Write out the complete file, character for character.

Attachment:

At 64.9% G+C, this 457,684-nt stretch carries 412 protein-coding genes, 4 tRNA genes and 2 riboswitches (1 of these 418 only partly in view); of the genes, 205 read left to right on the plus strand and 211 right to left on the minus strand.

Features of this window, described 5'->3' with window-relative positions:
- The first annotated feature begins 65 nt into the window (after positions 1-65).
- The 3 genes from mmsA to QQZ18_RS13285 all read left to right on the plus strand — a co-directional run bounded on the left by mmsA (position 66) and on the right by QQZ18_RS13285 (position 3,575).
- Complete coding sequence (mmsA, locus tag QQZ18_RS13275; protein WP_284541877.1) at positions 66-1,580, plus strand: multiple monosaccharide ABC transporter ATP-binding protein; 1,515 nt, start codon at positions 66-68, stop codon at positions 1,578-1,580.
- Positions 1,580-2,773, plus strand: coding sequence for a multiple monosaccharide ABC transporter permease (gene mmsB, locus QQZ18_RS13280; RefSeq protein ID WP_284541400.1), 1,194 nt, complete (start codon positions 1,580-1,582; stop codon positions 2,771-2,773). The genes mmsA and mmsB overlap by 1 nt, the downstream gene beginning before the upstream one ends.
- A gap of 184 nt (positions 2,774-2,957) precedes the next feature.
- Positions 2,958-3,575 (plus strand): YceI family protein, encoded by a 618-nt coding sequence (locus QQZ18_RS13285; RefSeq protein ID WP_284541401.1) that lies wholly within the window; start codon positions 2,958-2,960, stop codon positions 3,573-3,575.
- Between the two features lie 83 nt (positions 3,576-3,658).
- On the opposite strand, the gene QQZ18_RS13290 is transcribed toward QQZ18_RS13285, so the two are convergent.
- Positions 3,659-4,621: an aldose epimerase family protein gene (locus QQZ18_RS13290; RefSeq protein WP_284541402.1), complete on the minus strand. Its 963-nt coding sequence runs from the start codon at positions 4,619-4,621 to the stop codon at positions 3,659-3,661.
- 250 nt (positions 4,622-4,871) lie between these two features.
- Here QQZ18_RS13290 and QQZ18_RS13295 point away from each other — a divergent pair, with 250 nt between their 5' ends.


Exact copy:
At 64.9% G+C, this 457,684-nt stretch carries 412 protein-coding genes, 4 tRNA genes and 2 riboswitches (1 of these 418 only partly in view); of the genes, 205 read left to right on the plus strand and 211 right to left on the minus strand.

Features of this window, described 5'->3' with window-relative positions:
- The first annotated feature begins 65 nt into the window (after positions 1-65).
- The 3 genes from mmsA to QQZ18_RS13285 all read left to right on the plus strand — a co-directional run bounded on the left by mmsA (position 66) and on the right by QQZ18_RS13285 (position 3,575).
- Complete coding sequence (mmsA, locus tag QQZ18_RS13275; protein WP_284541877.1) at positions 66-1,580, plus strand: multiple monosaccharide ABC transporter ATP-binding protein; 1,515 nt, start codon at positions 66-68, stop codon at positions 1,578-1,580.
- Positions 1,580-2,773, plus strand: coding sequence for a multiple monosaccharide ABC transporter permease (gene mmsB, locus QQZ18_RS13280; RefSeq protein ID WP_284541400.1), 1,194 nt, complete (start codon positions 1,580-1,582; stop codon positions 2,771-2,773). The genes mmsA and mmsB overlap by 1 nt, the downstream gene beginning before the upstream one ends.
- A gap of 184 nt (positions 2,774-2,957) precedes the next feature.
- Positions 2,958-3,575 (plus strand): YceI family protein, encoded by a 618-nt coding sequence (locus QQZ18_RS13285; RefSeq protein ID WP_284541401.1) that lies wholly within the window; start codon positions 2,958-2,960, stop codon positions 3,573-3,575.
- Between the two features lie 83 nt (positions 3,576-3,658).
- On the opposite strand, the gene QQZ18_RS13290 is transcribed toward QQZ18_RS13285, so the two are convergent.
- Positions 3,659-4,621: an aldose epimerase family protein gene (locus QQZ18_RS13290; RefSeq protein WP_284541402.1), complete on the minus strand. Its 963-nt coding sequence runs from the start codon at positions 4,619-4,621 to the stop codon at positions 3,659-3,661.
- 250 nt (positions 4,622-4,871) lie between these two features.
- Here QQZ18_RS13290 and QQZ18_RS13295 point away from each other — a divergent pair, with 250 nt between their 5' ends.